You can't really tell in this picture, but I am giving one heck of a duck face.

You can’t really tell in this picture, but I am giving one heck of a duck face.

Heading north a couple of blocks you will find a lot of colonial-style taverns like Ye Olde Union Oyster House, Durty Nelly’s, and America’s oldest operating tavern, The Bell-in-Hand.  Rumor has it that after a few hours of walking and touring it’s easy to get bogged down in this area for extended periods of time as there are a number of delicious chowdahs and ales to be sampled, but I wouldn’t know anything about that.

Continuing on into Boston’s North End, you will find some fantastic Italian eateries, the offers of which you can’t refuse, if you know what I mean.  You will also find Paul Revere’s house, from which he set out on his famous ride with William Dawes, who turned out to be the Sonny Bono/Art Garfunkel of the group as nobody really remembers him.  I learned that Paul Revere had 16 children in this 4-room home, which makes me wonder how in the world he ever saw the signal from the Old North Church in the first place, let alone had the time and energy to ride to Lexington after all those trips back and forth to soccer practice–then start a rock band in the ’60s.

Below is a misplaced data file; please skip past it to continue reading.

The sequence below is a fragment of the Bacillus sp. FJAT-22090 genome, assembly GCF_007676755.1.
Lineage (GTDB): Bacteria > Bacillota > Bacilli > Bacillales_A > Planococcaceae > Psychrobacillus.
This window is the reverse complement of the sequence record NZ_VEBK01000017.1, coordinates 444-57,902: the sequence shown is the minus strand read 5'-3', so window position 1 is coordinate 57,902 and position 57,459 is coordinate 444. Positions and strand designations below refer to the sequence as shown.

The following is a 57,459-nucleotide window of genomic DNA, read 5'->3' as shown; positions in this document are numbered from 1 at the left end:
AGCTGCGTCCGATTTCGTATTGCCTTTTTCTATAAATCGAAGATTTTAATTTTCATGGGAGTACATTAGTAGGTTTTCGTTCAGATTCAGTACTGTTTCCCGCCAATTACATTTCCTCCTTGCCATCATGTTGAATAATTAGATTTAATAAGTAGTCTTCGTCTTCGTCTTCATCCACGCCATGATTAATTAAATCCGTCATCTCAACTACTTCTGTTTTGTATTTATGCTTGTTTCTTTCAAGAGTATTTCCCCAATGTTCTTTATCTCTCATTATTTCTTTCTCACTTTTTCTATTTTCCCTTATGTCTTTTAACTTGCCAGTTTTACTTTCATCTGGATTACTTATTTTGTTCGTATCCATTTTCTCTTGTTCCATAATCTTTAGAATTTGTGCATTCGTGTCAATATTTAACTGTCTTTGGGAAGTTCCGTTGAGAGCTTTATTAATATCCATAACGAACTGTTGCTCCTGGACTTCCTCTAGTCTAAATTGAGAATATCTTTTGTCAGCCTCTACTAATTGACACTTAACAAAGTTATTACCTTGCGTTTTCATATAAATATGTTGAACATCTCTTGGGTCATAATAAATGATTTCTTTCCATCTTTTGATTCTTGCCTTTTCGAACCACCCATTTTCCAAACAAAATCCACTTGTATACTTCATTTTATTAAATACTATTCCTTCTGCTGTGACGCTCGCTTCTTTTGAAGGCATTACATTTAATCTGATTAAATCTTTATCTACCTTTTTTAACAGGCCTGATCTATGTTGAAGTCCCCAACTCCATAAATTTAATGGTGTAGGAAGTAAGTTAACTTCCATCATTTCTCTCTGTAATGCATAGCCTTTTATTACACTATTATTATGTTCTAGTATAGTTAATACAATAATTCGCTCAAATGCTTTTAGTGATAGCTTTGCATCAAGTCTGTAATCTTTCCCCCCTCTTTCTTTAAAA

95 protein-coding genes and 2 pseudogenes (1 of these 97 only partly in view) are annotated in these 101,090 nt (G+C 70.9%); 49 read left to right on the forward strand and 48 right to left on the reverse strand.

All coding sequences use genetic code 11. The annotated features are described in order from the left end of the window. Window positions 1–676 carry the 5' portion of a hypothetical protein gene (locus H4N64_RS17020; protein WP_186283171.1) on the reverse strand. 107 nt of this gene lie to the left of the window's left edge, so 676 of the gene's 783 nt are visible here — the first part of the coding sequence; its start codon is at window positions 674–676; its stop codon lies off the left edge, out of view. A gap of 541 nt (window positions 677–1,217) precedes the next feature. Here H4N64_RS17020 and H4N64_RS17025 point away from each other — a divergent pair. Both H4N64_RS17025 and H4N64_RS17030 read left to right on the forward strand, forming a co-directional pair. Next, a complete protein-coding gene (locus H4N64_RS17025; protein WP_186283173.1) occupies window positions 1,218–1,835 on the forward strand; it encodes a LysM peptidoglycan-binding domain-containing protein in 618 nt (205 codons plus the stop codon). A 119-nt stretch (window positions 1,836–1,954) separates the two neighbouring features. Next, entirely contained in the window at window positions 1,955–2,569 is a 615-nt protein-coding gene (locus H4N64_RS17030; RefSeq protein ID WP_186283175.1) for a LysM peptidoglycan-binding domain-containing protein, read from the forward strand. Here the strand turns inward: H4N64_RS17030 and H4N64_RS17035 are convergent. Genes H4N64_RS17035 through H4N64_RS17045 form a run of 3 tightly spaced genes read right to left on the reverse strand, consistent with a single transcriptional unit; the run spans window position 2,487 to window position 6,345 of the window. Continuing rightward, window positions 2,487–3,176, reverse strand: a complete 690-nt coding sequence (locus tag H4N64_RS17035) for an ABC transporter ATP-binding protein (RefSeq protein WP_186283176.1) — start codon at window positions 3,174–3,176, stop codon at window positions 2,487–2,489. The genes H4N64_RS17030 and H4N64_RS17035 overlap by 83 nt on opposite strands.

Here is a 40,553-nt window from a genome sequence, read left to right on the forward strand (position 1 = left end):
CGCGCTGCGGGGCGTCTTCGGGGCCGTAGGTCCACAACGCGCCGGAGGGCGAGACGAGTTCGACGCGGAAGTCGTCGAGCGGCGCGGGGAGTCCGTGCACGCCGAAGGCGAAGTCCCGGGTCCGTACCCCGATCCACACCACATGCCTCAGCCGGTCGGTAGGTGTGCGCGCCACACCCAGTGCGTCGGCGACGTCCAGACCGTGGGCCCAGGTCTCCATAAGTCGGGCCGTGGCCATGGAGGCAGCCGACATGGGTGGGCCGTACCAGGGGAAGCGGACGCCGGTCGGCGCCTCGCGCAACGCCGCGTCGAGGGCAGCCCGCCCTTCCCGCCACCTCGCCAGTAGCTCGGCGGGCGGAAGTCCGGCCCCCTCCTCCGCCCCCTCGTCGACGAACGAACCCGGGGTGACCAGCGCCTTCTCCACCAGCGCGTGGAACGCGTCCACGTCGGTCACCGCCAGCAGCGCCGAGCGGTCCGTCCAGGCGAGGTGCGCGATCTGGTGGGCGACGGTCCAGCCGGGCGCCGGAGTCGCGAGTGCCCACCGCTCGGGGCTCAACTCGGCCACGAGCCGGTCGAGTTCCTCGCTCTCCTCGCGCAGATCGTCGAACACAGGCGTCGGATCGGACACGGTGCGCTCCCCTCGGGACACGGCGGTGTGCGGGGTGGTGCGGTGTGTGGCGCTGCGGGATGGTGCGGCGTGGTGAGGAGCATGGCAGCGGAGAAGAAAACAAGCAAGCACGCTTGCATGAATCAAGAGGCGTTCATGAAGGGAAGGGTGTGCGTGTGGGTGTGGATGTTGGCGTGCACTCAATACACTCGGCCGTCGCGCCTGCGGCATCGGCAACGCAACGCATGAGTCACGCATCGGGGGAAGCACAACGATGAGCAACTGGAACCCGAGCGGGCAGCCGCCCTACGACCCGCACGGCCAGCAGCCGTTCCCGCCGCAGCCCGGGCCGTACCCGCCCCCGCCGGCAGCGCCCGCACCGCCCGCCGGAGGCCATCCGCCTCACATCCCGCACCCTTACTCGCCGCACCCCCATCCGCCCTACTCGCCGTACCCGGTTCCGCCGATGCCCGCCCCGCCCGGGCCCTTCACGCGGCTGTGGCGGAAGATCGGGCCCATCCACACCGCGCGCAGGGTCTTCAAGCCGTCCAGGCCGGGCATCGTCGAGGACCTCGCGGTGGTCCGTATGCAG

Around the corner from Revere’s house is Mike’s Pastry, where Paul and Mrs. Revere would go for cannolis.  The only reason I mention it is because they have the best tiramisu on the planet.  Be sure to ask for a napkin and tell them TIM sent you and they’ll give you a napkin, albeit with a puzzled look.

The quintessential Boston photo.  It's the steeple of the Old North Church and perhaps the most revered statue in the city.

The quintessential Boston photo. It’s the steeple of the Old North Church and perhaps the most revered statue in the city.

Up the street is the Old North Church and its famous steeple from which the signal to Revere and that other guy was sent by Robert Newman, causing the British to mutter through gritted teeth, “Newman!”  Newman is buried at the next stop, Copp’s Hill Burying Ground, where you can overhear other school groups discussing the skull and crossbones and grog.